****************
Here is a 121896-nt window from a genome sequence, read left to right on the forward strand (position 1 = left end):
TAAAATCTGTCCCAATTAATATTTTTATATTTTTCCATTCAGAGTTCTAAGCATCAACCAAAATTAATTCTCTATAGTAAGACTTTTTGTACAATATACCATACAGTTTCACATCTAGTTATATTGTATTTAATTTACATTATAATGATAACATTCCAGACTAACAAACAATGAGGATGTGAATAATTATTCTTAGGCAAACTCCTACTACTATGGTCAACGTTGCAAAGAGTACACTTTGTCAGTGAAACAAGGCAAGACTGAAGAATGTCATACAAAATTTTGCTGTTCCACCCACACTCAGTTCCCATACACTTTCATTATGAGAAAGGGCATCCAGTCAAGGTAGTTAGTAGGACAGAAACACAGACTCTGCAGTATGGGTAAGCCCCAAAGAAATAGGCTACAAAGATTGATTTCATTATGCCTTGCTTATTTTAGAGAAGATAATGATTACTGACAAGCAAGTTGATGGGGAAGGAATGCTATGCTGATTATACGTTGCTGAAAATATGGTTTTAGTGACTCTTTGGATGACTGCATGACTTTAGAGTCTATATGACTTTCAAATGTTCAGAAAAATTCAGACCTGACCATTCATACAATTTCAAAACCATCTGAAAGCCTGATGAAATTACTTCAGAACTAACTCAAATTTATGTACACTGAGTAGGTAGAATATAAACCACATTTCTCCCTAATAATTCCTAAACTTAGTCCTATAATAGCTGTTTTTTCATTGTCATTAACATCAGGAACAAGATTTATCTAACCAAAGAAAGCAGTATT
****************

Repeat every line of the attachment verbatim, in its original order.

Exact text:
Here is a 121896-nt window from a genome sequence, read left to right on the forward strand (position 1 = left end):
TAAAATCTGTCCCAATTAATATTTTTATATTTTTCCATTCAGAGTTCTAAGCATCAACCAAAATTAATTCTCTATAGTAAGACTTTTTGTACAATATACCATACAGTTTCACATCTAGTTATATTGTATTTAATTTACATTATAATGATAACATTCCAGACTAACAAACAATGAGGATGTGAATAATTATTCTTAGGCAAACTCCTACTACTATGGTCAACGTTGCAAAGAGTACACTTTGTCAGTGAAACAAGGCAAGACTGAAGAATGTCATACAAAATTTTGCTGTTCCACCCACACTCAGTTCCCATACACTTTCATTATGAGAAAGGGCATCCAGTCAAGGTAGTTAGTAGGACAGAAACACAGACTCTGCAGTATGGGTAAGCCCCAAAGAAATAGGCTACAAAGATTGATTTCATTATGCCTTGCTTATTTTAGAGAAGATAATGATTACTGACAAGCAAGTTGATGGGGAAGGAATGCTATGCTGATTATACGTTGCTGAAAATATGGTTTTAGTGACTCTTTGGATGACTGCATGACTTTAGAGTCTATATGACTTTCAAATGTTCAGAAAAATTCAGACCTGACCATTCATACAATTTCAAAACCATCTGAAAGCCTGATGAAATTACTTCAGAACTAACTCAAATTTATGTACACTGAGTAGGTAGAATATAAACCACATTTCTCCCTAATAATTCCTAAACTTAGTCCTATAATAGCTGTTTTTTCATTGTCATTAACATCAGGAACAAGATTTATCTAACCAAAGAAAGCAGTATT